On the Valentine’s Day following a bad breakup during my senior year of college, my friend Sari handed me a Hallmark card. Inside, she had written: “Happy Valentine’s Day, even though it’s a capitalist holiday for sappy schmucks.”
And yet she bought a card. Because she knew that even if you don’t technically believe in the holiday — even if you think it’s just an excuse to sell roses and chocolates and teddy bears — it feels pretty crappy to be alone that day, without anyone to give you roses or chocolates or teddy bears.
Same goes for Father’s Day when your father is dead. Your rational side may tell you that the third Sunday in June is just another day; and yet when that day rolls around and you’re fatherless, you may feel the absence more intensely.
I know I do. It’s my 10th Father’s Day without my dad. And it’s also when I feel most compelled to tell people about him.
Like how, when I was little, he built me a dollhouse by hand, and carefully wallpapered each tiny room. Like how he was sold on the promise of the Internet before most people knew what it was. Like how he would hand out earplugs to all the local gardeners, so that the noise from their mowers and blowers wouldn’t damage their hearing. Like how he loved Paris and Hawaiian shirts and rebates and swimming laps in the backyard.
Like how he, too, remembered me on the Valentine’s Day after that bad breakup senior year. He and my stepmother sent flowers.
I still have a lot to be grateful for on Father’s Day — and I am. My loving husband is a devoted father to our two young children. My stepfather has helped guide me through young adulthood, and makes my mother very happy. My father-in-law is kind and has welcomed me warmly into the family. But most of all on Father’s Day, I just miss my dad a little more than usual.
And I know I am not alone in carrying a heavy heart on Father’s Day. I’ve had the privilege of editing many of the following Modern Loss essays on losing a dad. It’s an extraordinary lot, and I invite you to read — or reread — and share these pieces this holiday weekend.
• Cara Paiuk was just four when her dad died of cancer, and tells of the complications of mourning a father she never really knew. “When someone I know loses a parent, I can’t honestly say I understand,” she explains. “What I lost was intangible — an idea, a dream, a whisper of a parent. It’s not the same as losing a parent who was a constant presence throughout your childhood. I’m not sad that tomorrow I will have a new and unfamiliar void in my life; I’m sad that the void I feel is all I have ever known.”
• For years, Bill Frankel visited his late father in cyberspace, since Google Maps’ street view feature had captured the old man, years earlier, tending to his yard. Frankel writes about “logging on to introduce him to his grandchildren, but mainly just to make sure he was still there” — and his essay features a surprising plot twist.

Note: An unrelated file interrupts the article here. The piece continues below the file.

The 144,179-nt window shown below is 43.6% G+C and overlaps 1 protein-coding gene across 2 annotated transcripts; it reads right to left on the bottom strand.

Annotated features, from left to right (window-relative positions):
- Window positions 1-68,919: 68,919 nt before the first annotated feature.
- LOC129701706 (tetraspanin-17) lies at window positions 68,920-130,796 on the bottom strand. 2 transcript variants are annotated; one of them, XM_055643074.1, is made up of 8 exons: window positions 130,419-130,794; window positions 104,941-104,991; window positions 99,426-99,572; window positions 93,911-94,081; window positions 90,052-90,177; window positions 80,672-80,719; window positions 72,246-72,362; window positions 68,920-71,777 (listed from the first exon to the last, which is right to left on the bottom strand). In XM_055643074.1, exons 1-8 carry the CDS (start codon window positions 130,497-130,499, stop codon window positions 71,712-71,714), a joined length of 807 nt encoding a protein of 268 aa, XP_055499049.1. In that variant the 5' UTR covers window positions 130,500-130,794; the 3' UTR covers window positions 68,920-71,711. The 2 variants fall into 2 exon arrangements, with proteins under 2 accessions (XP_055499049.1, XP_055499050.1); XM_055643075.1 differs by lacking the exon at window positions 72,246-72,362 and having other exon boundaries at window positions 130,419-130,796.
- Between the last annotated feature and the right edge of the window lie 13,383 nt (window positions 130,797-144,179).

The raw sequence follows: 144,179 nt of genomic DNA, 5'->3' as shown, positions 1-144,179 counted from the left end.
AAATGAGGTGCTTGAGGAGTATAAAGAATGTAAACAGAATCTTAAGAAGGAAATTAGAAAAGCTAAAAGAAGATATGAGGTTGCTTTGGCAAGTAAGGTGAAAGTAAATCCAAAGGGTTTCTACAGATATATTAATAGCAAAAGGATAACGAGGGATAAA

• Adina Kay-Gross agonizes over how much to talk to her twin daughters about the grandfather they were too young to remember. “My rational side tells me that regardless of how much I talk, my girls won’t ever really know my dad. Because they won’t know ever know what his eyes looked like when he laughed or the joy of receiving a package from him at summer camp or the comfort of calling him after school to download their day,” she writes.
• Sara Nachlis has been riddled with guilt since her father was diagnosed with ALS, and especially in the aftermath of his death. “I expected the guilt to be replaced with pure grief,” she writes. “I expected food to lose its flavor, for colors to be dimmer, to basically be frozen in carbonite like Han Solo. I expected to be beyond consolation. And indeed, all that was there, but it’s always tinged with guilt. The grief comes in waves but the guilt is constant.”
Meanwhile Angie Dalfen wonders what her late father would think about her life choices; Amanda MacGregor finds out about her father’s fatal accident only after the news had spread on Facebook; Cindy Augustine recalls the moment she heard the news of her father’s death — on a commuter train, sitting next to an insensitive stranger; David Sax finds it harder than expected to choose a baby name to honor his late father-in-law. And in a story that ran just this week, Laura La Sala takes a road trip to mourn — and offer cautious forgiveness to — the father who walked out on her 30 years earlier, when she was 9.
To our contributors, thank you for sharing your stories; they make me feel less alone, much like my friend’s Valentine’s Day card did all those years ago. And to all those missing their dads this weekend — and hissing at the relentless marketing of neckties this month — I’m right there with you.